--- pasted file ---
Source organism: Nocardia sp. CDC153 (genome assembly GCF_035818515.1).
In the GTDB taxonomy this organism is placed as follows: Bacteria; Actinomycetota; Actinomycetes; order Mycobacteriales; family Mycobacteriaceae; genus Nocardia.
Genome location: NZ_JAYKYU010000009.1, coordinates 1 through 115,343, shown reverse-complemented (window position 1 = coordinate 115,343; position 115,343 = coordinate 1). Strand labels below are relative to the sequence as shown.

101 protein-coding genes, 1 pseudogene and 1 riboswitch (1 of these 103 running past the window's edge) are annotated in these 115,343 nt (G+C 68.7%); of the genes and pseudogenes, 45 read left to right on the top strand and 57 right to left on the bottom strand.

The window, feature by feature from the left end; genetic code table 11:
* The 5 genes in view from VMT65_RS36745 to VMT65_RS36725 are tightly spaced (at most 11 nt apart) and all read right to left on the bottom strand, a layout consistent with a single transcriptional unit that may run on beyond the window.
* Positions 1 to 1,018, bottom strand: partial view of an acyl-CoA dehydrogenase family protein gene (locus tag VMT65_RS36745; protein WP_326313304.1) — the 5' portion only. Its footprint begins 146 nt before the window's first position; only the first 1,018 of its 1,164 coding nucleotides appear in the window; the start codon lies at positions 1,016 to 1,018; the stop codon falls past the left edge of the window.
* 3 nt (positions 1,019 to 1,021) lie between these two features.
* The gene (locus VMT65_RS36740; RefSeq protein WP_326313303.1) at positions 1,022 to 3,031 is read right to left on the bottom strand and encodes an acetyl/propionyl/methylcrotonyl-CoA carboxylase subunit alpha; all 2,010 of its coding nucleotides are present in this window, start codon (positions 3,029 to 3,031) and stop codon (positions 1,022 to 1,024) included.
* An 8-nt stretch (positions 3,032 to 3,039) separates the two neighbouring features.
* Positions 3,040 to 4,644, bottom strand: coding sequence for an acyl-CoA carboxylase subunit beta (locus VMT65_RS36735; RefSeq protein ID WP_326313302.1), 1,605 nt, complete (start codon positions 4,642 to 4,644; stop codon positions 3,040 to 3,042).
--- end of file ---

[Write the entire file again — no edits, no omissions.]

Source organism: Nocardia sp. CDC153 (genome assembly GCF_035818515.1).
In the GTDB taxonomy this organism is placed as follows: Bacteria; Actinomycetota; Actinomycetes; order Mycobacteriales; family Mycobacteriaceae; genus Nocardia.
Genome location: NZ_JAYKYU010000009.1, coordinates 1 through 115,343, shown reverse-complemented (window position 1 = coordinate 115,343; position 115,343 = coordinate 1). Strand labels below are relative to the sequence as shown.

101 protein-coding genes, 1 pseudogene and 1 riboswitch (1 of these 103 running past the window's edge) are annotated in these 115,343 nt (G+C 68.7%); of the genes and pseudogenes, 45 read left to right on the top strand and 57 right to left on the bottom strand.

The window, feature by feature from the left end; genetic code table 11:
* The 5 genes in view from VMT65_RS36745 to VMT65_RS36725 are tightly spaced (at most 11 nt apart) and all read right to left on the bottom strand, a layout consistent with a single transcriptional unit that may run on beyond the window.
* Positions 1 to 1,018, bottom strand: partial view of an acyl-CoA dehydrogenase family protein gene (locus tag VMT65_RS36745; protein WP_326313304.1) — the 5' portion only. Its footprint begins 146 nt before the window's first position; only the first 1,018 of its 1,164 coding nucleotides appear in the window; the start codon lies at positions 1,016 to 1,018; the stop codon falls past the left edge of the window.
* 3 nt (positions 1,019 to 1,021) lie between these two features.
* The gene (locus VMT65_RS36740; RefSeq protein WP_326313303.1) at positions 1,022 to 3,031 is read right to left on the bottom strand and encodes an acetyl/propionyl/methylcrotonyl-CoA carboxylase subunit alpha; all 2,010 of its coding nucleotides are present in this window, start codon (positions 3,029 to 3,031) and stop codon (positions 1,022 to 1,024) included.
* An 8-nt stretch (positions 3,032 to 3,039) separates the two neighbouring features.
* Positions 3,040 to 4,644, bottom strand: coding sequence for an acyl-CoA carboxylase subunit beta (locus VMT65_RS36735; RefSeq protein ID WP_326313302.1), 1,605 nt, complete (start codon positions 4,642 to 4,644; stop codon positions 3,040 to 3,042).